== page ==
To effectively understand dynamic signal analyzers and vibration controllers, this article aims to describe basic dynamic signal analysis concepts. Many dynamic data processing techniques involve transforming the data to the frequency domain for better interpretation.

While much information can be gained from analyzing time data, there are many cases when time data analysis is insufficient. In these cases, the frequency domain may provide a much clearer picture for interpreting the data. In fact, most dynamic test data is best seen in the frequency domain. As an example, the following time signal (bottom trace) yields very little information of significance but the corresponding frequency data (top trace) is much more telling.

All periodic real world signals can be represented by a combination of sinusoidal signals. The Fourier transform takes a time waveform to the frequency domain. In the frequency domain, amplitudes and relative phase angles of the individual sinusoidal signals can be observed. The following illustration shows how three individual sine waves can be combined to form a complex time signal, as well as how that signal appears in the frequency domain.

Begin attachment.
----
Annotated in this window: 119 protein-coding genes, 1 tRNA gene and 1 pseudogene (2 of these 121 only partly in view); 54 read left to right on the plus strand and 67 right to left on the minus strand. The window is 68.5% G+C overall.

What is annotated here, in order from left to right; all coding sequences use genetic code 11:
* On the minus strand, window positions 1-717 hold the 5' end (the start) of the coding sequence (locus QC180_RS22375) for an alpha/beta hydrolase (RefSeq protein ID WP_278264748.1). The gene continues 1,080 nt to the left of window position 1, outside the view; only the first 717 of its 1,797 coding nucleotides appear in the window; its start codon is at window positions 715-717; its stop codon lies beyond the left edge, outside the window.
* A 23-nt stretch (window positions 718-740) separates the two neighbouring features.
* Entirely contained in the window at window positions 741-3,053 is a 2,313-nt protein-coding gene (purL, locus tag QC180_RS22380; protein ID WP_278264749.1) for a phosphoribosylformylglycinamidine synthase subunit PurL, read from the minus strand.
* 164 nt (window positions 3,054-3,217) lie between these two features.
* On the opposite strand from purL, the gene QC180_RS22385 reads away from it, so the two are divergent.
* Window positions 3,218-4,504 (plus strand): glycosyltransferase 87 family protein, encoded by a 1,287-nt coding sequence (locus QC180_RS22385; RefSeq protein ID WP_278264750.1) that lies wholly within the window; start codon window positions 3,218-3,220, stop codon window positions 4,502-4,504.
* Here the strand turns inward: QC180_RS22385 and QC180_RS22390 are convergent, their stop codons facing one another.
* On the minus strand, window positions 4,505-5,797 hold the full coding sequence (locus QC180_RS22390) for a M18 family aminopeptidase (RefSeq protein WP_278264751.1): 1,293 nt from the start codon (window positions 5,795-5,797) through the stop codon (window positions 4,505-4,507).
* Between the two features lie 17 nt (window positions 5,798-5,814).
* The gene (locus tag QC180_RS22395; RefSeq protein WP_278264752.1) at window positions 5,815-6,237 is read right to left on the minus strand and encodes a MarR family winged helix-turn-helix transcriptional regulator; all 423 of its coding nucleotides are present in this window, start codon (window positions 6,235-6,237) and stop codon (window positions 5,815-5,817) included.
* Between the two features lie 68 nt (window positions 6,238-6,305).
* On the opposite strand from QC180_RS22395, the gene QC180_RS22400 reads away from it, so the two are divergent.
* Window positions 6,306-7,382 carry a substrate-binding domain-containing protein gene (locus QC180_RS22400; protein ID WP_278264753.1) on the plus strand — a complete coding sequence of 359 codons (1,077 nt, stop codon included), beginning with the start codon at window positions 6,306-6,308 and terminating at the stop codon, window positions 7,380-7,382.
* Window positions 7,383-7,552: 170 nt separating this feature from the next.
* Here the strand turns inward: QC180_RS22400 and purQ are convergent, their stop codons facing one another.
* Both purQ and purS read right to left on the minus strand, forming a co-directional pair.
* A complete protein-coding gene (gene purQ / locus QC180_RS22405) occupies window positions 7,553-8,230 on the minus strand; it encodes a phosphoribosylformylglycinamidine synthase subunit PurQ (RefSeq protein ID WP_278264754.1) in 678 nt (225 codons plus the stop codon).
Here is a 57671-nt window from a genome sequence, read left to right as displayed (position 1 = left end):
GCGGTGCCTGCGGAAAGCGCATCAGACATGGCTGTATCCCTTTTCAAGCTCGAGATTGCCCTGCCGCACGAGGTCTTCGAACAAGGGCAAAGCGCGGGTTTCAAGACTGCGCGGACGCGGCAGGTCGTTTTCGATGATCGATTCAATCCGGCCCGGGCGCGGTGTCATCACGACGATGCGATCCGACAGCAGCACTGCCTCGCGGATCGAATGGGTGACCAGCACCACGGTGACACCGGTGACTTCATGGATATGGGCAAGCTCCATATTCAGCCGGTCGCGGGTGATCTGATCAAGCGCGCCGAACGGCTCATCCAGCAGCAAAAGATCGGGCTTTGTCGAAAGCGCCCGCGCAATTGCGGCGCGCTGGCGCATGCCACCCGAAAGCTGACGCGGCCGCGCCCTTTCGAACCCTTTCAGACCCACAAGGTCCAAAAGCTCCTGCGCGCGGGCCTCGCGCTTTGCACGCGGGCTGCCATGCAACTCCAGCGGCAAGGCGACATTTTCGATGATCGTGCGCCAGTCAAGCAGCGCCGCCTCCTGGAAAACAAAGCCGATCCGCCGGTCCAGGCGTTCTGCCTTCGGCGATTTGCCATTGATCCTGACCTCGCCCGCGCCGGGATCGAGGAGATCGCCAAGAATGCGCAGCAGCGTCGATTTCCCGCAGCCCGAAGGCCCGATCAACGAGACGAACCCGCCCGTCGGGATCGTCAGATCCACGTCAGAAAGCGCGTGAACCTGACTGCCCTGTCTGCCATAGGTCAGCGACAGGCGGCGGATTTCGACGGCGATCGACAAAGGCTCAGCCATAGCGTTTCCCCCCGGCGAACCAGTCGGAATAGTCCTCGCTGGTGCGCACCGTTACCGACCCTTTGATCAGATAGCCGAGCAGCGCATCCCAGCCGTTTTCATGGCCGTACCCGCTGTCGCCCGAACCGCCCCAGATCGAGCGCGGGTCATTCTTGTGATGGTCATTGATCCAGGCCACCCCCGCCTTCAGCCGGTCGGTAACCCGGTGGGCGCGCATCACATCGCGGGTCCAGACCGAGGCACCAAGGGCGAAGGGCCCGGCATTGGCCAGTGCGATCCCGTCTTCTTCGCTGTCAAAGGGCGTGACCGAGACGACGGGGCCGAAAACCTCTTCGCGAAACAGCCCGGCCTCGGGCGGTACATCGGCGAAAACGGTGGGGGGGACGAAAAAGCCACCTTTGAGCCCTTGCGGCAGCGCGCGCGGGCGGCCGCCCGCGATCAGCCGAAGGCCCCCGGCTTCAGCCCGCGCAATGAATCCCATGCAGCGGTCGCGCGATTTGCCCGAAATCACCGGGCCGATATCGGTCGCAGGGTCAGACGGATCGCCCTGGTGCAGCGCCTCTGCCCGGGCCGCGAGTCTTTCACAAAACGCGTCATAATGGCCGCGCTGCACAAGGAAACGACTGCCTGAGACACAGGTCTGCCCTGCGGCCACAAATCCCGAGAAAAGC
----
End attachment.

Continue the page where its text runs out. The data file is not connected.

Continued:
The Fourier transform is computationally intensive and would take too long to compute if not for the development of the Fast Fourier Transform or FFT. Today, the FFT is used universally for converting time domain data to the frequency domain. The inverse FFT is used to convert the frequency domain data back to the time domain.

The relationships between basic parameters of the time domain and frequency domain are easy to understand and provide a useful basis for selecting analysis ranges.

This conclusion that frequency resolution, change in *f*, is the reciprocal of capture length, T, is a fundamental fact of physics and can never be violated. In other words it is impossible to observe the frequency domain with fine resolution without observing the time signal for a very long time.

Fortunately, SignalCalc analyzers make it very easy to select measurement parameters; the user may select to set time domain or frequency domain parameters and the other domain is automatically calculated and displayed. That means a user may select the frequency domain parameters of Fspan and number of lines and the analyzer calculates and displays the corresponding Tspan and sampling interval.

This is one of many features that lends to the ease of use of the SignalCalc GUI. Additionally, all SignalCalc analyzers have the option of 51,200 frequency lines. Using a high number of spectral lines becomes extremely useful at high frequencies, and for occasional applications that require extremely fine frequency spacing.